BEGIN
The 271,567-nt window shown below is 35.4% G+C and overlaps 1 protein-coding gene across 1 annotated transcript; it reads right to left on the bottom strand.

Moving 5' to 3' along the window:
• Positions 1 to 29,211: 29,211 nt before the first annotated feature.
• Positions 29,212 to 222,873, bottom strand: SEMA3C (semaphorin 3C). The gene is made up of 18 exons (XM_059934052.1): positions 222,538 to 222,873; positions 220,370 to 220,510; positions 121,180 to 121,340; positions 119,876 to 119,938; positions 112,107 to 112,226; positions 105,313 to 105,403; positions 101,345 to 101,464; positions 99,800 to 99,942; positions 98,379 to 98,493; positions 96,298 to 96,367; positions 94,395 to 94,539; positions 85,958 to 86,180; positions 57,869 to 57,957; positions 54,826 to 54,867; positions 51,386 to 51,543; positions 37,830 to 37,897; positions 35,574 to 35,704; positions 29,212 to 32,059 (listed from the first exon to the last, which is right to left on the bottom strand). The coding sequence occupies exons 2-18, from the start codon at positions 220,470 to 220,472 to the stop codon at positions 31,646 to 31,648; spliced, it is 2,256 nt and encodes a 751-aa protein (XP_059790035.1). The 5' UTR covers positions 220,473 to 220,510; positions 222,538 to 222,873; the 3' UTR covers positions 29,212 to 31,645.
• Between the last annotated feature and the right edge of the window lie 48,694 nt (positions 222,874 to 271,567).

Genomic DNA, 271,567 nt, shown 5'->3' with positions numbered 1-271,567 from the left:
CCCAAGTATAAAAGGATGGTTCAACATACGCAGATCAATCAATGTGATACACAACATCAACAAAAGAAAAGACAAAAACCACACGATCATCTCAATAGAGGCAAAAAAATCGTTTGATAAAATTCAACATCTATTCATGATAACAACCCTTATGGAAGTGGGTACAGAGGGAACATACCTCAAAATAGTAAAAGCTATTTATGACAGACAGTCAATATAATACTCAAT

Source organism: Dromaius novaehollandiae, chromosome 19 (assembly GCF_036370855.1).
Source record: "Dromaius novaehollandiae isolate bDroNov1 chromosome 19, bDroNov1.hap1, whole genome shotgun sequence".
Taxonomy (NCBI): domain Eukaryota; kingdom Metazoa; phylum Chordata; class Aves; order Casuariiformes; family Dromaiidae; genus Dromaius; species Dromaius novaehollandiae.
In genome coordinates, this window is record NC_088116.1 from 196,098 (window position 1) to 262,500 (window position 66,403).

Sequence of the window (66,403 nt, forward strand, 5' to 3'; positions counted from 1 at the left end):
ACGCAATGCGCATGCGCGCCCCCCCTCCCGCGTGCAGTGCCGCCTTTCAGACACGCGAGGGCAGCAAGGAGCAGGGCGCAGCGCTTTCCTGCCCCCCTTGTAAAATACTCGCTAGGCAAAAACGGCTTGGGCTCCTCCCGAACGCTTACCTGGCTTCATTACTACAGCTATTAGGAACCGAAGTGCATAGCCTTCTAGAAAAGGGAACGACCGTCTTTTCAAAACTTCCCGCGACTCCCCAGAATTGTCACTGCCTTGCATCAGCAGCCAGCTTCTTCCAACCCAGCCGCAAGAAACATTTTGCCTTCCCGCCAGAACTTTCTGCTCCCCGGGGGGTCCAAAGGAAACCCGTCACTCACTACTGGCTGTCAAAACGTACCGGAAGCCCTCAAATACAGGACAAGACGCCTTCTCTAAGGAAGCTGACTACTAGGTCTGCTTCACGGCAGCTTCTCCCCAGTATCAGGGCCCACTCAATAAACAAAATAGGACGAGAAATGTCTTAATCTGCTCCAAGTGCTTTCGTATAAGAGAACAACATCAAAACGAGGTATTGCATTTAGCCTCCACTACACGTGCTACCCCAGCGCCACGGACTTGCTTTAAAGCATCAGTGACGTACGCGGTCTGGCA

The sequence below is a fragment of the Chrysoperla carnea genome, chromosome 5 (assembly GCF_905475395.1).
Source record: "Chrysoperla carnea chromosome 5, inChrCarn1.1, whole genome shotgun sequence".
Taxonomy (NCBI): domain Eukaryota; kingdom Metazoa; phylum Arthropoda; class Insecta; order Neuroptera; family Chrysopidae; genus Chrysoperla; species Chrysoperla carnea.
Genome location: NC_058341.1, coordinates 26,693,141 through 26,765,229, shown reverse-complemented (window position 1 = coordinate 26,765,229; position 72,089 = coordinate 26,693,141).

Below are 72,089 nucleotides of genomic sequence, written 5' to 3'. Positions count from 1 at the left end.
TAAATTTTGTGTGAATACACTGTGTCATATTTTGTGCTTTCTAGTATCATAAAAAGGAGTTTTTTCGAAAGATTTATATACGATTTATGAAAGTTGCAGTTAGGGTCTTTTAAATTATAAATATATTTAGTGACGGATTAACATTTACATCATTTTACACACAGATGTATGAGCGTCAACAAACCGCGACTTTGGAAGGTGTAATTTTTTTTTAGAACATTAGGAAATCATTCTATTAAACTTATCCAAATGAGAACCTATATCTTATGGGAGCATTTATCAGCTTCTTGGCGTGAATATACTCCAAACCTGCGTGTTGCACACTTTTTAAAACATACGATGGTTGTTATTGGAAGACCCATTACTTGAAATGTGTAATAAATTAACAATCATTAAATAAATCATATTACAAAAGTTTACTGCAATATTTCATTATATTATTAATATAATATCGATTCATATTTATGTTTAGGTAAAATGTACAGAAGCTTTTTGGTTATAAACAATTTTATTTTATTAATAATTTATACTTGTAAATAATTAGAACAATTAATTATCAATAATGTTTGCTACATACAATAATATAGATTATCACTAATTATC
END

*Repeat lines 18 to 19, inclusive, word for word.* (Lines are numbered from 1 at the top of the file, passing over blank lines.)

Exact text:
Below are 72,089 nucleotides of genomic sequence, written 5' to 3'. Positions count from 1 at the left end.
TAAATTTTGTGTGAATACACTGTGTCATATTTTGTGCTTTCTAGTATCATAAAAAGGAGTTTTTTCGAAAGATTTATATACGATTTATGAAAGTTGCAGTTAGGGTCTTTTAAATTATAAATATATTTAGTGACGGATTAACATTTACATCATTTTACACACAGATGTATGAGCGTCAACAAACCGCGACTTTGGAAGGTGTAATTTTTTTTTAGAACATTAGGAAATCATTCTATTAAACTTATCCAAATGAGAACCTATATCTTATGGGAGCATTTATCAGCTTCTTGGCGTGAATATACTCCAAACCTGCGTGTTGCACACTTTTTAAAACATACGATGGTTGTTATTGGAAGACCCATTACTTGAAATGTGTAATAAATTAACAATCATTAAATAAATCATATTACAAAAGTTTACTGCAATATTTCATTATATTATTAATATAATATCGATTCATATTTATGTTTAGGTAAAATGTACAGAAGCTTTTTGGTTATAAACAATTTTATTTTATTAATAATTTATACTTGTAAATAATTAGAACAATTAATTATCAATAATGTTTGCTACATACAATAATATAGATTATCACTAATTATC